sum += data[c];

we can find that the meaning of this particular if... else... branch is to add something when a condition is satisfied. This type of branch can be easily transformed into a conditional move statement, which would be compiled into a conditional move instruction: cmovl, in an x86 system. The branch and thus the potential branch prediction penalty is removed.

In C, thus C++, the statement, which would compile directly (without any optimization) into the conditional move instruction in x86, is the ternary operator ... ? ... : .... So we rewrite the above statement into an equivalent one:

sum += data[c] >=128 ? data[c] : 0;

While maintaining readability, we can check the speedup factor.

On an Intel Core i7-2600K @ 3.4 GHz and Visual Studio 2010 Release Mode, the benchmark is (format copied from Mysticial):


//  Branch - Random
seconds = 8.885

//  Branch - Sorted
seconds = 1.528

//  Branchless - Random
seconds = 3.716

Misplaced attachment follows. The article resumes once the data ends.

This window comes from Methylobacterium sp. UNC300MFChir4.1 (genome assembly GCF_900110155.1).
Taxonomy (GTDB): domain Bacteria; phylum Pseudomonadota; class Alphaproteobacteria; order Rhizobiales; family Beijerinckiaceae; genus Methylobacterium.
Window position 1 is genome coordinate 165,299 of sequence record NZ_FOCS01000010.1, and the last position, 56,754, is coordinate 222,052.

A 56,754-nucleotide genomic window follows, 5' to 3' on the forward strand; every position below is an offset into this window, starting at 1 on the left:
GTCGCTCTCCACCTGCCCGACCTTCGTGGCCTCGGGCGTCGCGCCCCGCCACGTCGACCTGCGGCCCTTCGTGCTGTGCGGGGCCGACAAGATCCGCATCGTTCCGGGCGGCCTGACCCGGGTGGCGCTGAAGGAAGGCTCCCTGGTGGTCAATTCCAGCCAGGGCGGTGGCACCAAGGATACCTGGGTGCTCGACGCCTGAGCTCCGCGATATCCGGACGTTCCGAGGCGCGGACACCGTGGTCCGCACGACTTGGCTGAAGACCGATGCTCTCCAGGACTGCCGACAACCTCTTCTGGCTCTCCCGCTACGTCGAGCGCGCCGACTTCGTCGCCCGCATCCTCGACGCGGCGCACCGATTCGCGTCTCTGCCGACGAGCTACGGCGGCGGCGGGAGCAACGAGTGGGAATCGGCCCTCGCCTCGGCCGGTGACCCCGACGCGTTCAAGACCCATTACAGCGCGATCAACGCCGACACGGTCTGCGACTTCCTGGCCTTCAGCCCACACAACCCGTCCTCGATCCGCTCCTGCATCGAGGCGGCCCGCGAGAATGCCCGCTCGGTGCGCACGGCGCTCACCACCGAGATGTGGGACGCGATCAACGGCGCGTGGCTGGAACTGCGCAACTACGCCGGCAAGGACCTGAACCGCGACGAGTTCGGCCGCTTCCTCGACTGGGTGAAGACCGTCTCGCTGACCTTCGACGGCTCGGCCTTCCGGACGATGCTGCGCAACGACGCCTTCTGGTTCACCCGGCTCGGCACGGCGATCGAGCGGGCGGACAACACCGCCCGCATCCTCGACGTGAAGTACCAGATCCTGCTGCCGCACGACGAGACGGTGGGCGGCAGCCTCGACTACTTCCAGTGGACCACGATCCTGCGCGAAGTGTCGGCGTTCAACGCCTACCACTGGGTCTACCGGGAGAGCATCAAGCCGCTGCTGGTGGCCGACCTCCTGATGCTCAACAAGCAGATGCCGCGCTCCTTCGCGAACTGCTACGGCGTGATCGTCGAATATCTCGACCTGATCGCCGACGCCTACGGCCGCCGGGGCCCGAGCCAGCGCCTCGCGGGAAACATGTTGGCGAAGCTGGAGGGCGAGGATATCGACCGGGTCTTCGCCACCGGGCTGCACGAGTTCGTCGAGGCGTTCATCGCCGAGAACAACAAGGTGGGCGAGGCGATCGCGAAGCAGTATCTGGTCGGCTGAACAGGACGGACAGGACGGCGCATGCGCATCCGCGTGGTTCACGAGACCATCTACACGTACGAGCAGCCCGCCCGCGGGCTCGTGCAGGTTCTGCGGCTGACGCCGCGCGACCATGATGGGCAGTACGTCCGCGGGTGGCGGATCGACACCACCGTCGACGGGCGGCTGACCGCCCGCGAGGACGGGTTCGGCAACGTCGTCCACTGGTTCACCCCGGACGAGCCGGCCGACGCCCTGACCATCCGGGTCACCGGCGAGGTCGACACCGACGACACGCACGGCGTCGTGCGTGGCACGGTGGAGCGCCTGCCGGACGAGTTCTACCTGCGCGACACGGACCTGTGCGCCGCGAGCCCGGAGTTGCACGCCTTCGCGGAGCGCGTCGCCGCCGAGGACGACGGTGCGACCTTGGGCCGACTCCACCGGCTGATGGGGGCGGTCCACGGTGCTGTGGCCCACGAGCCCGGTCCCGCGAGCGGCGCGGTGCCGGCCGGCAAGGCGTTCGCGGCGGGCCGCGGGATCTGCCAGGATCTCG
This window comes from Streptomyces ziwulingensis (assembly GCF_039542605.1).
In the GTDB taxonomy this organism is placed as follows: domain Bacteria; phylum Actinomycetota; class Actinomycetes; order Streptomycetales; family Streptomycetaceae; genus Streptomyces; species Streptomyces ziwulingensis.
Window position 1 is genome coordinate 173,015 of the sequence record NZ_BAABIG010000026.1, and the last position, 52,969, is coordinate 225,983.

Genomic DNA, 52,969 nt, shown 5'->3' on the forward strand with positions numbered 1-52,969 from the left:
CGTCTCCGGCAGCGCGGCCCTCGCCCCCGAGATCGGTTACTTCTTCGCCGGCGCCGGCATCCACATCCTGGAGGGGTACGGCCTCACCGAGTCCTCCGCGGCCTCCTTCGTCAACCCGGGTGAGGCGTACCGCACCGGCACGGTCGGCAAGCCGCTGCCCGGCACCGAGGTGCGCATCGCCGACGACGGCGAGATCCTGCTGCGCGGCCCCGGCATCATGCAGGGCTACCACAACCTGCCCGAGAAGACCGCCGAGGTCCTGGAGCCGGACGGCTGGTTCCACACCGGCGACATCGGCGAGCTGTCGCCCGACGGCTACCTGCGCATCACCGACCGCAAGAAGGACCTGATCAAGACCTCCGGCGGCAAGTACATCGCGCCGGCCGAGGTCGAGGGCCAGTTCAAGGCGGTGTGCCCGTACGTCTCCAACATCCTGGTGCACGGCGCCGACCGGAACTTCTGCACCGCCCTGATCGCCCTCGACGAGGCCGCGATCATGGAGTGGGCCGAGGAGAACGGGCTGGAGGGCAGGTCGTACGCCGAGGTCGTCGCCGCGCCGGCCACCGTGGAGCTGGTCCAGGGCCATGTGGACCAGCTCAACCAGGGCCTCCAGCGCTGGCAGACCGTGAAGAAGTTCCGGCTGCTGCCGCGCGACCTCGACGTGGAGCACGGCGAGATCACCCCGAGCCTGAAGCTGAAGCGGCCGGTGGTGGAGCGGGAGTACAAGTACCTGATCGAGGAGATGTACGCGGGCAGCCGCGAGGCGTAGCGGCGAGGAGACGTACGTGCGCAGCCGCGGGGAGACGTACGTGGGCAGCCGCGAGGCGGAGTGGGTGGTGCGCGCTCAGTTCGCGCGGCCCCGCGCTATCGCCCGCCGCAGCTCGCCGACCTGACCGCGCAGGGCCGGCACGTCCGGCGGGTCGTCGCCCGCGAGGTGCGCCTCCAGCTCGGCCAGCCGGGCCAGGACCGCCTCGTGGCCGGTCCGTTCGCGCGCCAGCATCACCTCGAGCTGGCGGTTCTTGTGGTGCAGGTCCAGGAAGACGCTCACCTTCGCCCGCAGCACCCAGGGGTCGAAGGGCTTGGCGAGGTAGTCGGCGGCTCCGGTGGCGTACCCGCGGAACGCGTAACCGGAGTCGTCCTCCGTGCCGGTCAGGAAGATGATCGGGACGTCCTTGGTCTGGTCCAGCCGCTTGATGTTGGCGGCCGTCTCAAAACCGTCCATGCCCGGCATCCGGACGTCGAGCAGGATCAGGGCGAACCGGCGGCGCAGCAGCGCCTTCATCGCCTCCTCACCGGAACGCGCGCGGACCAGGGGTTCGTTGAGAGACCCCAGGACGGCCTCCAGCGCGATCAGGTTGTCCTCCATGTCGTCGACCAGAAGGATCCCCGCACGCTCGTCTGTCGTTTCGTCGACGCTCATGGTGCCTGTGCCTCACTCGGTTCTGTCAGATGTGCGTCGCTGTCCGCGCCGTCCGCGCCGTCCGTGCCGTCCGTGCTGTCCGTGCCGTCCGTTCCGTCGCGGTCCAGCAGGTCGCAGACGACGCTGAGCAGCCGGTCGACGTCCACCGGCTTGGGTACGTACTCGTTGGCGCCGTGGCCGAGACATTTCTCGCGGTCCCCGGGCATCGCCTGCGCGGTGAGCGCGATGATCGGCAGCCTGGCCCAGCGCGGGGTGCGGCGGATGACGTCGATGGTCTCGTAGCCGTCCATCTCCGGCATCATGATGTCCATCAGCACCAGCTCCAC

//  Branchless - Sorted
seconds = 3.71


//  Branch - Random
seconds = 11.302

//  Branch - Sorted
 seconds = 1.830

//  Branchless - Random
seconds = 2.736

//  Branchless - Sorted
seconds = 2.737

The result is robust in multiple tests. We get a great speedup when the branch result is unpredictable, but we suffer a little bit when it is predictable. In fact, when using a conditional move, the performance is the same regardless of the data pattern.

Now let's look more closely by investigating the x86 assembly they generate. For simplicity, we use two functions max1 and max2.

max1 uses the conditional branch if... else ...:

int max1(int a, int b) {
    if (a > b)
        return a;
        return b;

max2 uses the ternary operator ... ? ... : ...:

int max2(int a, int b) {
    return a > b ? a : b;

On a x86-64 machine, GCC -S generates the assembly below.

    movl    %edi, -4(%rbp)
    movl    %esi, -8(%rbp)
    movl    -4(%rbp), %eax
    cmpl    -8(%rbp), %eax
    jle     .L2
    movl    -4(%rbp), %eax
    movl    %eax, -12(%rbp)
    jmp     .L4
    movl    -8(%rbp), %eax
    movl    %eax, -12(%rbp)
    movl    -12(%rbp), %eax

    movl    %edi, -4(%rbp)
    movl    %esi, -8(%rbp)